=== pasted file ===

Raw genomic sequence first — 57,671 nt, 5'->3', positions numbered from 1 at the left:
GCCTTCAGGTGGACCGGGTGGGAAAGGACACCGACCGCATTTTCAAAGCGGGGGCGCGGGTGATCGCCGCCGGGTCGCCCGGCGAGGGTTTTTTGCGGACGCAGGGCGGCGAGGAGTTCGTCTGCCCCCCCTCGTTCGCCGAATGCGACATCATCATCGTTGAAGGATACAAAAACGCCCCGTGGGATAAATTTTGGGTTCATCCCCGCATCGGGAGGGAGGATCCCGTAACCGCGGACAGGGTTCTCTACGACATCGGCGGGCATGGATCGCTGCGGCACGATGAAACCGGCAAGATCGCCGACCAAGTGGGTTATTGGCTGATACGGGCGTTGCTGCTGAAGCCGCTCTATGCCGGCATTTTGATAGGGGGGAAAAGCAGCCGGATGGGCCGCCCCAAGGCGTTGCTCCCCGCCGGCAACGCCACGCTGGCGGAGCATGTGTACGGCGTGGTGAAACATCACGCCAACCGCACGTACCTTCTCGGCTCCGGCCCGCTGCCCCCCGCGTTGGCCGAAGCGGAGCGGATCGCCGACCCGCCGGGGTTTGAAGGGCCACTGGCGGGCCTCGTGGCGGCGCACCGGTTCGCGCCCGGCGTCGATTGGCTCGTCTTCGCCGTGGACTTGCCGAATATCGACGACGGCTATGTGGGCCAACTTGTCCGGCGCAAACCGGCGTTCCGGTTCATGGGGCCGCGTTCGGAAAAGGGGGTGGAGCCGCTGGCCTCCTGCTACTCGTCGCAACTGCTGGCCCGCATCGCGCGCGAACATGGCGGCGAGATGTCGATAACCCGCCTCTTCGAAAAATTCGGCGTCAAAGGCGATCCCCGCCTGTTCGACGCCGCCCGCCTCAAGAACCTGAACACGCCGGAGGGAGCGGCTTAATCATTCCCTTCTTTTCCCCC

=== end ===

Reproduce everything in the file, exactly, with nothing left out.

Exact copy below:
Raw genomic sequence first — 57,671 nt, 5'->3', positions numbered from 1 at the left:
GCCTTCAGGTGGACCGGGTGGGAAAGGACACCGACCGCATTTTCAAAGCGGGGGCGCGGGTGATCGCCGCCGGGTCGCCCGGCGAGGGTTTTTTGCGGACGCAGGGCGGCGAGGAGTTCGTCTGCCCCCCCTCGTTCGCCGAATGCGACATCATCATCGTTGAAGGATACAAAAACGCCCCGTGGGATAAATTTTGGGTTCATCCCCGCATCGGGAGGGAGGATCCCGTAACCGCGGACAGGGTTCTCTACGACATCGGCGGGCATGGATCGCTGCGGCACGATGAAACCGGCAAGATCGCCGACCAAGTGGGTTATTGGCTGATACGGGCGTTGCTGCTGAAGCCGCTCTATGCCGGCATTTTGATAGGGGGGAAAAGCAGCCGGATGGGCCGCCCCAAGGCGTTGCTCCCCGCCGGCAACGCCACGCTGGCGGAGCATGTGTACGGCGTGGTGAAACATCACGCCAACCGCACGTACCTTCTCGGCTCCGGCCCGCTGCCCCCCGCGTTGGCCGAAGCGGAGCGGATCGCCGACCCGCCGGGGTTTGAAGGGCCACTGGCGGGCCTCGTGGCGGCGCACCGGTTCGCGCCCGGCGTCGATTGGCTCGTCTTCGCCGTGGACTTGCCGAATATCGACGACGGCTATGTGGGCCAACTTGTCCGGCGCAAACCGGCGTTCCGGTTCATGGGGCCGCGTTCGGAAAAGGGGGTGGAGCCGCTGGCCTCCTGCTACTCGTCGCAACTGCTGGCCCGCATCGCGCGCGAACATGGCGGCGAGATGTCGATAACCCGCCTCTTCGAAAAATTCGGCGTCAAAGGCGATCCCCGCCTGTTCGACGCCGCCCGCCTCAAGAACCTGAACACGCCGGAGGGAGCGGCTTAATCATTCCCTTCTTTTCCCCC